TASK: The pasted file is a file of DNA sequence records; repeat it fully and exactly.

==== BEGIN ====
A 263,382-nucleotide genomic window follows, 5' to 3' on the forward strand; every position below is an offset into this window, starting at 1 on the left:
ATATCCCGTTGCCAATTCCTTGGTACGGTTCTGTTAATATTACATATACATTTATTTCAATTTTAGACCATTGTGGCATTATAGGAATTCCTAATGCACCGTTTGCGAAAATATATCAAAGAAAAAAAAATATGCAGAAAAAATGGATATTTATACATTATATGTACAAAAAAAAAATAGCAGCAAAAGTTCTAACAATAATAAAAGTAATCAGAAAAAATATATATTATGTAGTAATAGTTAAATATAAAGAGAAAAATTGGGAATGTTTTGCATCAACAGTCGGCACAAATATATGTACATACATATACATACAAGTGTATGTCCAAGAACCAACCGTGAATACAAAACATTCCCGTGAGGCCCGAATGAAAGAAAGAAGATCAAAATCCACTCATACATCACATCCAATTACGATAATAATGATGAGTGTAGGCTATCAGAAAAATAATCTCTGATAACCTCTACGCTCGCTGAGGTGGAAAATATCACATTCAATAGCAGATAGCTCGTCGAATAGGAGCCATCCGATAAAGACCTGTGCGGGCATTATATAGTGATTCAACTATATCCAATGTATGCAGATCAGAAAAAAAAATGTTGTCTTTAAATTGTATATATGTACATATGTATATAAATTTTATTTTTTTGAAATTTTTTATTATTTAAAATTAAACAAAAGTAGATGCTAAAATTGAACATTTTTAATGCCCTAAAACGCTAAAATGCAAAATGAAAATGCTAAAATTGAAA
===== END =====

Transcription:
A 263,382-nucleotide genomic window follows, 5' to 3' on the forward strand; every position below is an offset into this window, starting at 1 on the left:
ATATCCCGTTGCCAATTCCTTGGTACGGTTCTGTTAATATTACATATACATTTATTTCAATTTTAGACCATTGTGGCATTATAGGAATTCCTAATGCACCGTTTGCGAAAATATATCAAAGAAAAAAAAATATGCAGAAAAAATGGATATTTATACATTATATGTACAAAAAAAAAATAGCAGCAAAAGTTCTAACAATAATAAAAGTAATCAGAAAAAATATATATTATGTAGTAATAGTTAAATATAAAGAGAAAAATTGGGAATGTTTTGCATCAACAGTCGGCACAAATATATGTACATACATATACATACAAGTGTATGTCCAAGAACCAACCGTGAATACAAAACATTCCCGTGAGGCCCGAATGAAAGAAAGAAGATCAAAATCCACTCATACATCACATCCAATTACGATAATAATGATGAGTGTAGGCTATCAGAAAAATAATCTCTGATAACCTCTACGCTCGCTGAGGTGGAAAATATCACATTCAATAGCAGATAGCTCGTCGAATAGGAGCCATCCGATAAAGACCTGTGCGGGCATTATATAGTGATTCAACTATATCCAATGTATGCAGATCAGAAAAAAAAATGTTGTCTTTAAATTGTATATATGTACATATGTATATAAATTTTATTTTTTTGAAATTTTTTATTATTTAAAATTAAACAAAAGTAGATGCTAAAATTGAACATTTTTAATGCCCTAAAACGCTAAAATGCAAAATGAAAATGCTAAAATTGAAA